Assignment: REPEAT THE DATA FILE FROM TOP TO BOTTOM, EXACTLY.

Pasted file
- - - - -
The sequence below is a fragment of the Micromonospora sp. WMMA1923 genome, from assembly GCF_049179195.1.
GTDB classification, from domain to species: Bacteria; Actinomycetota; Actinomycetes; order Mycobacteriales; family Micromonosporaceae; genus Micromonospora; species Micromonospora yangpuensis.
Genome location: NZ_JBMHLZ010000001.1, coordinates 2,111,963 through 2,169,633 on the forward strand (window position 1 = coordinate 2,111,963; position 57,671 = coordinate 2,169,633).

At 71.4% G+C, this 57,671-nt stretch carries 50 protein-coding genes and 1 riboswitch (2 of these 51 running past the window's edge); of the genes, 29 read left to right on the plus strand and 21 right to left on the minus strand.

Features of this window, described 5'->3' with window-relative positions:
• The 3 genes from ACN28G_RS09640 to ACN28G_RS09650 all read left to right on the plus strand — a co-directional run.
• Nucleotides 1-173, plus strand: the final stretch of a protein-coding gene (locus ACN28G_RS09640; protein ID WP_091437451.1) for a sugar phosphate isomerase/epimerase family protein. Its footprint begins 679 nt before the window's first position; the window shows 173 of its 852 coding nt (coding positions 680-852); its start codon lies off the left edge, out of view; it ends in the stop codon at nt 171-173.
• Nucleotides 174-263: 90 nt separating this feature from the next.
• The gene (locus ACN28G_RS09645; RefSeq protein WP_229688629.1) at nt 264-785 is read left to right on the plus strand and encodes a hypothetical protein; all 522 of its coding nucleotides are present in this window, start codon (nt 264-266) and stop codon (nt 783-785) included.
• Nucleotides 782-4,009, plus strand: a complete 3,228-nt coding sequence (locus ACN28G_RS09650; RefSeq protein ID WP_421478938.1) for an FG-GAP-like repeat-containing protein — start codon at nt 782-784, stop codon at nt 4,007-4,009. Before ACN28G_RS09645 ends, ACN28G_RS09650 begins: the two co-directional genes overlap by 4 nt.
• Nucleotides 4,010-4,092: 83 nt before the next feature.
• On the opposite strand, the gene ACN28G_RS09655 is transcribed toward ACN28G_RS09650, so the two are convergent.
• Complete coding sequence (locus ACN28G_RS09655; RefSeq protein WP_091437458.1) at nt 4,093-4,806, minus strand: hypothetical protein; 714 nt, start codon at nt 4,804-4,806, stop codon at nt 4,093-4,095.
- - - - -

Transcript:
The sequence below is a fragment of the Micromonospora sp. WMMA1923 genome, from assembly GCF_049179195.1.
GTDB classification, from domain to species: Bacteria; Actinomycetota; Actinomycetes; order Mycobacteriales; family Micromonosporaceae; genus Micromonospora; species Micromonospora yangpuensis.
Genome location: NZ_JBMHLZ010000001.1, coordinates 2,111,963 through 2,169,633 on the forward strand (window position 1 = coordinate 2,111,963; position 57,671 = coordinate 2,169,633).

At 71.4% G+C, this 57,671-nt stretch carries 50 protein-coding genes and 1 riboswitch (2 of these 51 running past the window's edge); of the genes, 29 read left to right on the plus strand and 21 right to left on the minus strand.

Features of this window, described 5'->3' with window-relative positions:
• The 3 genes from ACN28G_RS09640 to ACN28G_RS09650 all read left to right on the plus strand — a co-directional run.
• Nucleotides 1-173, plus strand: the final stretch of a protein-coding gene (locus ACN28G_RS09640; protein ID WP_091437451.1) for a sugar phosphate isomerase/epimerase family protein. Its footprint begins 679 nt before the window's first position; the window shows 173 of its 852 coding nt (coding positions 680-852); its start codon lies off the left edge, out of view; it ends in the stop codon at nt 171-173.
• Nucleotides 174-263: 90 nt separating this feature from the next.
• The gene (locus ACN28G_RS09645; RefSeq protein WP_229688629.1) at nt 264-785 is read left to right on the plus strand and encodes a hypothetical protein; all 522 of its coding nucleotides are present in this window, start codon (nt 264-266) and stop codon (nt 783-785) included.
• Nucleotides 782-4,009, plus strand: a complete 3,228-nt coding sequence (locus ACN28G_RS09650; RefSeq protein ID WP_421478938.1) for an FG-GAP-like repeat-containing protein — start codon at nt 782-784, stop codon at nt 4,007-4,009. Before ACN28G_RS09645 ends, ACN28G_RS09650 begins: the two co-directional genes overlap by 4 nt.
• Nucleotides 4,010-4,092: 83 nt before the next feature.
• On the opposite strand, the gene ACN28G_RS09655 is transcribed toward ACN28G_RS09650, so the two are convergent.
• Complete coding sequence (locus ACN28G_RS09655; RefSeq protein WP_091437458.1) at nt 4,093-4,806, minus strand: hypothetical protein; 714 nt, start codon at nt 4,804-4,806, stop codon at nt 4,093-4,095.